Editor’s Note: I am right there with you, but Charles Bellinger makes a point. Like almost everything, the 70’s weren’t all bad, and he has made a case here. – JB
If aesthetics must be judged within the context of their time, then the watch world of the 60s and 70s was a lot like the sexual revolution that was happening concurrently. If the 60s were all about pushing toward the limits of what was there, then the 70s were about throwing all that out and getting weird. Hear me out, the 70s was bad for a lot of things but there was some genuinely brilliant style moves occurring at the time. For watches, long time makers were letting loose, dropping pretense, and doing some pretty awesome stuff.
Its fair to say that a lot of things weren’t that great about the era. The automotive world was in a period called the Malaise era. Toward the end of the 70s Cadillac would offer a 7-liter V8 engine with a whopping 180 horsepower. To put that in perspective its comparable to the output of the inline 4-cylinder engine currently found in the Mazda Miata. There was also Stagflation in the states, economic decline in Britain (which would usher in Thatcherite reforms for good and bad) and the slow crawl of a Europe that had finally rebuilt after the Second World War and found it no longer had the ability to ascend ever higher riding on the economic headwinds of the Marshall Plan era. Also, let us know forget the hideously proportioned leisure suit lapel widths and rash inducing textures of every polyester sport coat and trouser.
The 70’s for the Swiss watch industry meant something altogether different was coming down Disaster Pike. The 70s meant the Quartz Crisis. A quick browsing of Ebay and etsy will show any number of old Swiss watches. Often with similar movements and price points as well as similar aesthetics and features. A lot of them share movements with then (and still) big hitters such as Zodiac, Heuer, Rolex (not every movement was designed in house). At the start of the 70s there was over 1600 watchmakers in Switzerland by the early 80s less than 600. Switzerland is not that big and 1600 is an absolute over saturation. Put into geographical context, Switzerland is about the size of two New Jerseys and while a Double Jersey could certainly house 1600 mediocre pizza joints, you can bet your bippy 1600 watch companies is a bit too much.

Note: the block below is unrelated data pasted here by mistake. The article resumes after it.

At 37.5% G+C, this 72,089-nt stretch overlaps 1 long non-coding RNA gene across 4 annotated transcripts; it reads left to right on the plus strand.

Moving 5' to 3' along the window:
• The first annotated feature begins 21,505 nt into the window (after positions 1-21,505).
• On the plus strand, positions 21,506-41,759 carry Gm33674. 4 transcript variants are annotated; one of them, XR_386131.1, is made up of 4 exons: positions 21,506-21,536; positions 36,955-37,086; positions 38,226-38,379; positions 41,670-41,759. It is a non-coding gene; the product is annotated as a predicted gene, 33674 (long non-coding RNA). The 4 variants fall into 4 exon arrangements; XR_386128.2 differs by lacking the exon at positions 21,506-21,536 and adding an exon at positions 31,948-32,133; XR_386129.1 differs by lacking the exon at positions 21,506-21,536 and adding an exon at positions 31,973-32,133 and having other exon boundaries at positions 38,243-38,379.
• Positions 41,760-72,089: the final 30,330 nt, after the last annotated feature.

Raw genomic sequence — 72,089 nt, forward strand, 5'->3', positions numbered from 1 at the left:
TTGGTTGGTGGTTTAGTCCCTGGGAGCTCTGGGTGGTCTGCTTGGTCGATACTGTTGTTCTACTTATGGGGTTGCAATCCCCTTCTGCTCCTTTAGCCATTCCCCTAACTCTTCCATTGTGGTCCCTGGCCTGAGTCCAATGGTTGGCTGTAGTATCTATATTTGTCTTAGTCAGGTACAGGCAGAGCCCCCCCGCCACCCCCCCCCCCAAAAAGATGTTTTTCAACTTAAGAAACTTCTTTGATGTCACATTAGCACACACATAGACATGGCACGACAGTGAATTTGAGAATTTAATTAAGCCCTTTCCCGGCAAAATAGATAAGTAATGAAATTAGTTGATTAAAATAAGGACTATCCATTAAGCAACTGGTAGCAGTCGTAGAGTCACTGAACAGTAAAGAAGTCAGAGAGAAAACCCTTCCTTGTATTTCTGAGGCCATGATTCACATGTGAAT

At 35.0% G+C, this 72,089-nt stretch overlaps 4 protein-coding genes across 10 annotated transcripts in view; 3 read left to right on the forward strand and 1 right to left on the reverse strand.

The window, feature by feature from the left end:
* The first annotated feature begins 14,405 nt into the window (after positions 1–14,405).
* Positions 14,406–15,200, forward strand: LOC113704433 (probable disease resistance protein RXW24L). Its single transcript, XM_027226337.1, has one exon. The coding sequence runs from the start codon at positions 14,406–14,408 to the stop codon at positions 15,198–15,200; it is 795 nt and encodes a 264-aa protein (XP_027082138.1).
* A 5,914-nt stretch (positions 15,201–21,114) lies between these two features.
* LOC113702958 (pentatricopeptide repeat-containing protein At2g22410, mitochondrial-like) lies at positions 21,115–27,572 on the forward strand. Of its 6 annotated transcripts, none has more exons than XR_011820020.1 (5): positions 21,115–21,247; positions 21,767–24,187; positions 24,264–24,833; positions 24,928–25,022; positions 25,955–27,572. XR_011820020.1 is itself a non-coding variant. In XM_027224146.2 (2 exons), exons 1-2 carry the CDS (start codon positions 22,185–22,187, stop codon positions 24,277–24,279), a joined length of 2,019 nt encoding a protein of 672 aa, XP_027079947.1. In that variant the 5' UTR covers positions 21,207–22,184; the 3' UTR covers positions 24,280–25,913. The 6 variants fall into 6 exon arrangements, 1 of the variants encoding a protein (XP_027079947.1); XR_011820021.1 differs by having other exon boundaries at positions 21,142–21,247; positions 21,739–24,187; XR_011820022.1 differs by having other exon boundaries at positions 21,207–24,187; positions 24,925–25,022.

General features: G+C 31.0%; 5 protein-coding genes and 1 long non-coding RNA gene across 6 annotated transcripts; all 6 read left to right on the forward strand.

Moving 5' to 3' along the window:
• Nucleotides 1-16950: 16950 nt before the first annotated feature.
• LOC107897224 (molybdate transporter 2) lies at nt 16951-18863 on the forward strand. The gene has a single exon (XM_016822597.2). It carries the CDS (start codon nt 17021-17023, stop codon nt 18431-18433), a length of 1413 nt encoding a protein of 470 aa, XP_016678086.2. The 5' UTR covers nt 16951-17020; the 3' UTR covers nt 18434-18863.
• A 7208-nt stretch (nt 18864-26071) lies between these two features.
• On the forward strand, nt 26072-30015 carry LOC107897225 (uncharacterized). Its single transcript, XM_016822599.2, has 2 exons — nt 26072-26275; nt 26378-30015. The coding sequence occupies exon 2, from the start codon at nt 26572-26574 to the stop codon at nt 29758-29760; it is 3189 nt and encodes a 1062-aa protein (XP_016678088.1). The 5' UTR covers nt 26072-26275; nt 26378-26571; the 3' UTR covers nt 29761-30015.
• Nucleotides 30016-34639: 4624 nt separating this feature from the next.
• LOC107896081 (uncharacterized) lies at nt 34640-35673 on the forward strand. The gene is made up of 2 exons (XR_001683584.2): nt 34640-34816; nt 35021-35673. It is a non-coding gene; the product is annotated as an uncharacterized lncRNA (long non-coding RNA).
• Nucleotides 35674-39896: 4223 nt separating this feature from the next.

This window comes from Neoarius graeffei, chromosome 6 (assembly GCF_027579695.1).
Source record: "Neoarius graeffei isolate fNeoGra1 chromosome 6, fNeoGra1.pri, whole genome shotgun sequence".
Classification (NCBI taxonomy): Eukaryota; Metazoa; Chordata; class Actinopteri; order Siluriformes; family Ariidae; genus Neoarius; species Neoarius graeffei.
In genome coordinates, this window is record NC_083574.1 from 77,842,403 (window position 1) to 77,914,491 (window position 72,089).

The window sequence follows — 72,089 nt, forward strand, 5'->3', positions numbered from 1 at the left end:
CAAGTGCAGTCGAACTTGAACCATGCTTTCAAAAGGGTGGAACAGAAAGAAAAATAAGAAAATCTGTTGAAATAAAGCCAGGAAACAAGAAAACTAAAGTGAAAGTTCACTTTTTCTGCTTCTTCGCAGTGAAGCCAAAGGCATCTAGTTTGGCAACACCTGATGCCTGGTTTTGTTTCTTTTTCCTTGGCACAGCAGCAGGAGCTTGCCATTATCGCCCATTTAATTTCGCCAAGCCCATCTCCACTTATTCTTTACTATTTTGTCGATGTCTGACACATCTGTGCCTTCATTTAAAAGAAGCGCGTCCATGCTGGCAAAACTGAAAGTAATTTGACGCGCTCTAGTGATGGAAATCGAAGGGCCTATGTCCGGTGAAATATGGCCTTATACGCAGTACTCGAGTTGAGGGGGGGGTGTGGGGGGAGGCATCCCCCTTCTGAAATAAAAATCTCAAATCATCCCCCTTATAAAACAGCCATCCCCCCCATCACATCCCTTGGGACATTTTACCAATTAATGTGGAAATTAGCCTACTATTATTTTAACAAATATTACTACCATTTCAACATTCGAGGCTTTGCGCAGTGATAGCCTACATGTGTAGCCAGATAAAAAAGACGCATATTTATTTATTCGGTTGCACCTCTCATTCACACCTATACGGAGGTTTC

If you follow Timex, you’ll be aware of the relaunch of the Q line. It was their incredibly successful 70s quartz line up and its even more popular today. It was in a lot of ways a snapshot of the industry at the time. Here was an onslaught of new pieces featuring a technology that was accurate, easily maintained, and affordable. Freed up resources allowed for cutting edge designs, new features such as digital lcd screens, multiple timers and stop watches. Watch makers such as Seiko in the east and Timex in the west suddenly were at the front of the line while older steadfast makers were gutted and often left for dead. Knowing that fast and cheap would not work, the bigger brands had to make it work on style and innovation like never before.
Exhibit A: The Rolex Cellini (all photos courtesy of Chrono24)
Sure, its tasteful and elegant and I love it. It’s a perfectly handsome and reserved wristwatch I would wear any day of the week but by 1974:
Now that, that’s good. Its luxury, its fun. If it were able to be consumed, I would stick it right in my veins. It says “Hello, this is luxury, I am beyond such simple trifles as taste and timidness.”
Example B: OMEGA
Omega as many are well aware are known for such timeless watches as the Seamaster and the Moonwatch. They are good solid watches I adore but look at this funky fabulousness:
1974 Omega Constellation
This just says chunky and funky and chic. Its as disaster from a staid 50s Pie Pan model as you can get.
Here’s a 70s Omega Dynamic. Its like a UFO for your wrist. I love it please give it to me posthaste:
Example C: Seiko
Even Quartz giant Seiko themselves, knowing that enthusiasts would cling to mechanical watches got all up in the funky stuff. Take a gander at this:
And The Bullhead:
Sure, the 70s had some rough bits but it also had some brilliant ones. Old brands found new life in a suddenly dynamic market. Sports cars got smaller and more nimble and not quite so thirsty. In France and Italy, the early to mid-70s saw a post war rebirth of elegance that put the aesthetic absurdity of America to shame. If you’re watch tendencies are feeling a bit Pet Sounds and you want to take them up to Diamond Dogs, you owe it to yourself to leave the disco boots and leisure suit aesthetics of the era aside and check out some truly weird and funky pieces from our most maligned decade.
- Charles Bellinger